1Assistant Professor of Psychiatrics, School of Medicine, Kerman University of Medical Sciences and Health Services, Kerman, Iran
2Associate professor of Psychiatrics, School of Medicine, Kerman University of Medical Sciences and Health Services, Kerman, Iran
3Assistant Professor of Psychiatrics, Shaheed Beheshti University, Tehran, Iran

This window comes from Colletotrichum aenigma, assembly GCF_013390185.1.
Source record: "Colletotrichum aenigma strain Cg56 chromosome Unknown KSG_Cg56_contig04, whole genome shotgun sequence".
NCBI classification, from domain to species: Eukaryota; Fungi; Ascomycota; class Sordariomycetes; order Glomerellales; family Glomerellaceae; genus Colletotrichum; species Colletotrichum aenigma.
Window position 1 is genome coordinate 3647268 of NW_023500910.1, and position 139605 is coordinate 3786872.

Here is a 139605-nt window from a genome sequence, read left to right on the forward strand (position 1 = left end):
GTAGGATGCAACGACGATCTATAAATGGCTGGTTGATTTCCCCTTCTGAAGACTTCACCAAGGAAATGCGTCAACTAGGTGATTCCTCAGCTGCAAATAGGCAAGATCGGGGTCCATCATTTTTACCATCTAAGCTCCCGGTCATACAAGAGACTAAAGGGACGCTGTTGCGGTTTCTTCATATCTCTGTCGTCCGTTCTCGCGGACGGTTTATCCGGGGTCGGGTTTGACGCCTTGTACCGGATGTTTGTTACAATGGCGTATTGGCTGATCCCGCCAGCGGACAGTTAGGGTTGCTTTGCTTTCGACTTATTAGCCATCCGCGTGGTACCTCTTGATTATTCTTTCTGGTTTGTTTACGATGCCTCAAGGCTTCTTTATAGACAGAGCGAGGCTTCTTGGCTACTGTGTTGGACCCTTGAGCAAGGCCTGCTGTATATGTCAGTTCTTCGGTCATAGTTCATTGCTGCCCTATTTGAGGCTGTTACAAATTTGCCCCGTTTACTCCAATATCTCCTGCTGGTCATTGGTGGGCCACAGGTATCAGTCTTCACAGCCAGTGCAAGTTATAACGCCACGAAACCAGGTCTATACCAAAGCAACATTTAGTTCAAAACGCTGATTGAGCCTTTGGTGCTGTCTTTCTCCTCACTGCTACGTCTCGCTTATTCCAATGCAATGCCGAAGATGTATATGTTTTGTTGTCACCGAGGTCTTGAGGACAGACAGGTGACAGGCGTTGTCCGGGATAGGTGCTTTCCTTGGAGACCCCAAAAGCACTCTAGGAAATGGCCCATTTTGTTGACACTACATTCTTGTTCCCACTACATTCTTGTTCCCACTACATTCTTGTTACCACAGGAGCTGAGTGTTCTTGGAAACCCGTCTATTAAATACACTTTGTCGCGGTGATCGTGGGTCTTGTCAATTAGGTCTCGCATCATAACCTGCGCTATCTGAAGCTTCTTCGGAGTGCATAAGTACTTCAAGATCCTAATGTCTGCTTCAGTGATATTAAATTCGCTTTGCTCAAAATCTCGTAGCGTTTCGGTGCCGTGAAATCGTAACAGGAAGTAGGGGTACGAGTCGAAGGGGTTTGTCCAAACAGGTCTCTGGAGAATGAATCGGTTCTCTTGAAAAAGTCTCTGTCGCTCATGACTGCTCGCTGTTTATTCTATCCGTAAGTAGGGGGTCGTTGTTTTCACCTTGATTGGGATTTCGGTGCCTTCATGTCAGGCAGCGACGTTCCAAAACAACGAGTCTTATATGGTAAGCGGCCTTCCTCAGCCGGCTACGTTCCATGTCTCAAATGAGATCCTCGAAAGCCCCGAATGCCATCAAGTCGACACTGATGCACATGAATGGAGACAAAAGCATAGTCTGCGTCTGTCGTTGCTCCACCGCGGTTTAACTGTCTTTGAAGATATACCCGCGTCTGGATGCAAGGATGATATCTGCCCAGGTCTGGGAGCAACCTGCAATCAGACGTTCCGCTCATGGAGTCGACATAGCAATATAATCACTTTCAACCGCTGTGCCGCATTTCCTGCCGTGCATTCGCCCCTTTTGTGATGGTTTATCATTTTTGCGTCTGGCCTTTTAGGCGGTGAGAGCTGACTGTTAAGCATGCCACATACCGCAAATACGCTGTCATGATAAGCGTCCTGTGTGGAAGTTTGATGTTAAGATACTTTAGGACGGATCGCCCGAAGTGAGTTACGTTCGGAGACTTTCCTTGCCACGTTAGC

Introduction: Physical symptoms associated with depression and common psychiatric disorders sometimes lead to the misdiagnosis of depressive disorders. The aim of this study was to determine the frequency distribution of different chief complaints in patients with major depressive disorder referring to psychiatric clinics according to their demographic characteristics and source of referral. Method: The study was done on 246 depressed patients (191 females & 55 males) visited by three psychiatrists in Kerman. Patients’ chief complaints, duration of presenting symptoms, their demographic characteristics and source of referral were recorded and data were analyzed by chi-square. Results: Pain was more prevalent in women, while somatic complaints other than pain and psychiatric complaints were more prevalent in men. Higher educational level and age were significantly associated with higher rate of presenting psychiatric complaints (P<0.001, P<0.01 respectively). Marital status and duration of symptoms had no significant correlation with the type of somatic complaints. In patients with psychiatric complaints sources of referral were respectively patient’s own referring, general practitioners and specialists other than psychiatrists (P<0.001). In patients with pain complaint sources of referral were respectively patient’s own referring, specialists other than psychiatrists and general practitioners. Conclusion: Somatic complaints are frequently present in depressed patients. Cultural differences in presenting complaints, stigma in referring to psychiatrists, general practitioners’ and specialists’ attitudes and knowledge toward psychiatric disorders affect appropriate and early diagnosis of major depressive disorder. Improving the knowledge of general practitioners about depressive disorders decreases mortality rate, social functioning disturbances, unnecessary expenses and the risk of unnecessary clinical procedures in these patients.